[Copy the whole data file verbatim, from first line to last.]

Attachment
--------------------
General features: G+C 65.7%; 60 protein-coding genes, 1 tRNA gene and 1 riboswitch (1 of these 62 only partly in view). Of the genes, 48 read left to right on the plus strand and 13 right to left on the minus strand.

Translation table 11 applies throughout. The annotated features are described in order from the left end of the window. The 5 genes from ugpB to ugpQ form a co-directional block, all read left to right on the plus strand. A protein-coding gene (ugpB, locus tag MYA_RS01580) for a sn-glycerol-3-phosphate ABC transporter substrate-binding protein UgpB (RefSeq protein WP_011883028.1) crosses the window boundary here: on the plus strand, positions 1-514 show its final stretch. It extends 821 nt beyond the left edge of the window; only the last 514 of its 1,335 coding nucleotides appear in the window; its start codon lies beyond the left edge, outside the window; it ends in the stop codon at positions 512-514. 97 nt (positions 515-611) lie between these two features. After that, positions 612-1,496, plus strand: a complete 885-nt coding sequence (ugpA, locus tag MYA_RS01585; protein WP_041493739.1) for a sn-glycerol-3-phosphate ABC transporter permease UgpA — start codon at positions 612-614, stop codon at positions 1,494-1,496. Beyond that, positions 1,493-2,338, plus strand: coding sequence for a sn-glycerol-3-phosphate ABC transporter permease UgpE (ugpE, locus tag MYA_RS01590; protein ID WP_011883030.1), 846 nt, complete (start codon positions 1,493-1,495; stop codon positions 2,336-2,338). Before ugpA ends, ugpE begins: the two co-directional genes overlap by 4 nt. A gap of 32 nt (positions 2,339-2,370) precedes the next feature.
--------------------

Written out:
General features: G+C 65.7%; 60 protein-coding genes, 1 tRNA gene and 1 riboswitch (1 of these 62 only partly in view). Of the genes, 48 read left to right on the plus strand and 13 right to left on the minus strand.

Translation table 11 applies throughout. The annotated features are described in order from the left end of the window. The 5 genes from ugpB to ugpQ form a co-directional block, all read left to right on the plus strand. A protein-coding gene (ugpB, locus tag MYA_RS01580) for a sn-glycerol-3-phosphate ABC transporter substrate-binding protein UgpB (RefSeq protein WP_011883028.1) crosses the window boundary here: on the plus strand, positions 1-514 show its final stretch. It extends 821 nt beyond the left edge of the window; only the last 514 of its 1,335 coding nucleotides appear in the window; its start codon lies beyond the left edge, outside the window; it ends in the stop codon at positions 512-514. 97 nt (positions 515-611) lie between these two features. After that, positions 612-1,496, plus strand: a complete 885-nt coding sequence (ugpA, locus tag MYA_RS01585; protein WP_041493739.1) for a sn-glycerol-3-phosphate ABC transporter permease UgpA — start codon at positions 612-614, stop codon at positions 1,494-1,496. Beyond that, positions 1,493-2,338, plus strand: coding sequence for a sn-glycerol-3-phosphate ABC transporter permease UgpE (ugpE, locus tag MYA_RS01590; protein ID WP_011883030.1), 846 nt, complete (start codon positions 1,493-1,495; stop codon positions 2,336-2,338). Before ugpA ends, ugpE begins: the two co-directional genes overlap by 4 nt. A gap of 32 nt (positions 2,339-2,370) precedes the next feature.